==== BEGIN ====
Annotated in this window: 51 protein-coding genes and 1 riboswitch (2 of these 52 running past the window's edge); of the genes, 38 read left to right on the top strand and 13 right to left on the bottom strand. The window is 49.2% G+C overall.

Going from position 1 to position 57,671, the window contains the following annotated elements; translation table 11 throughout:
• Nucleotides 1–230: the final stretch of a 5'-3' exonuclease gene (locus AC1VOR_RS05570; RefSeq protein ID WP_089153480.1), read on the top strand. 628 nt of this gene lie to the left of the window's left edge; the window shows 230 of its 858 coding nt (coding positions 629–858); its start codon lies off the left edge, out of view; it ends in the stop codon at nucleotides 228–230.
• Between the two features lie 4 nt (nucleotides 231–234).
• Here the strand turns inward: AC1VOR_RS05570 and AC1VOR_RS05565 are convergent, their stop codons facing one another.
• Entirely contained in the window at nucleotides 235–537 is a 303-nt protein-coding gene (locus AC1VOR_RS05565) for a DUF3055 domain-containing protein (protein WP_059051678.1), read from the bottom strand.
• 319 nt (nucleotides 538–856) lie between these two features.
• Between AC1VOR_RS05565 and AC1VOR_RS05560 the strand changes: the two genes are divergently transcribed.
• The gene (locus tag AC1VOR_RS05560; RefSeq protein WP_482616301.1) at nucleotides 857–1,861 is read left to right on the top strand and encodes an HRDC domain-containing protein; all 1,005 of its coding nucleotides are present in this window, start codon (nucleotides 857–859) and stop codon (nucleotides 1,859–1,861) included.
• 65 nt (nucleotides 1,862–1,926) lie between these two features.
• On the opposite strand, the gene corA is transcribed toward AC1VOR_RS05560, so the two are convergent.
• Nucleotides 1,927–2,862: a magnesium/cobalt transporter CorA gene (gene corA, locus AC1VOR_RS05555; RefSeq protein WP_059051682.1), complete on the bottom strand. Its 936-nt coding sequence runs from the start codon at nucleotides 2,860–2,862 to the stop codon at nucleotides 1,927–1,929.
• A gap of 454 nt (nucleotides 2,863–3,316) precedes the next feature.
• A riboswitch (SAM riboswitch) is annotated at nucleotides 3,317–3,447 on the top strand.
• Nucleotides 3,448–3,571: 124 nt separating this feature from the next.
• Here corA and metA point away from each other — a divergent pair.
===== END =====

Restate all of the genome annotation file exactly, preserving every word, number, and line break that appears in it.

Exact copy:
Annotated in this window: 51 protein-coding genes and 1 riboswitch (2 of these 52 running past the window's edge); of the genes, 38 read left to right on the top strand and 13 right to left on the bottom strand. The window is 49.2% G+C overall.

Going from position 1 to position 57,671, the window contains the following annotated elements; translation table 11 throughout:
• Nucleotides 1–230: the final stretch of a 5'-3' exonuclease gene (locus AC1VOR_RS05570; RefSeq protein ID WP_089153480.1), read on the top strand. 628 nt of this gene lie to the left of the window's left edge; the window shows 230 of its 858 coding nt (coding positions 629–858); its start codon lies off the left edge, out of view; it ends in the stop codon at nucleotides 228–230.
• Between the two features lie 4 nt (nucleotides 231–234).
• Here the strand turns inward: AC1VOR_RS05570 and AC1VOR_RS05565 are convergent, their stop codons facing one another.
• Entirely contained in the window at nucleotides 235–537 is a 303-nt protein-coding gene (locus AC1VOR_RS05565) for a DUF3055 domain-containing protein (protein WP_059051678.1), read from the bottom strand.
• 319 nt (nucleotides 538–856) lie between these two features.
• Between AC1VOR_RS05565 and AC1VOR_RS05560 the strand changes: the two genes are divergently transcribed.
• The gene (locus tag AC1VOR_RS05560; RefSeq protein WP_482616301.1) at nucleotides 857–1,861 is read left to right on the top strand and encodes an HRDC domain-containing protein; all 1,005 of its coding nucleotides are present in this window, start codon (nucleotides 857–859) and stop codon (nucleotides 1,859–1,861) included.
• 65 nt (nucleotides 1,862–1,926) lie between these two features.
• On the opposite strand, the gene corA is transcribed toward AC1VOR_RS05560, so the two are convergent.
• Nucleotides 1,927–2,862: a magnesium/cobalt transporter CorA gene (gene corA, locus AC1VOR_RS05555; RefSeq protein WP_059051682.1), complete on the bottom strand. Its 936-nt coding sequence runs from the start codon at nucleotides 2,860–2,862 to the stop codon at nucleotides 1,927–1,929.
• A gap of 454 nt (nucleotides 2,863–3,316) precedes the next feature.
• A riboswitch (SAM riboswitch) is annotated at nucleotides 3,317–3,447 on the top strand.
• Nucleotides 3,448–3,571: 124 nt separating this feature from the next.
• Here corA and metA point away from each other — a divergent pair.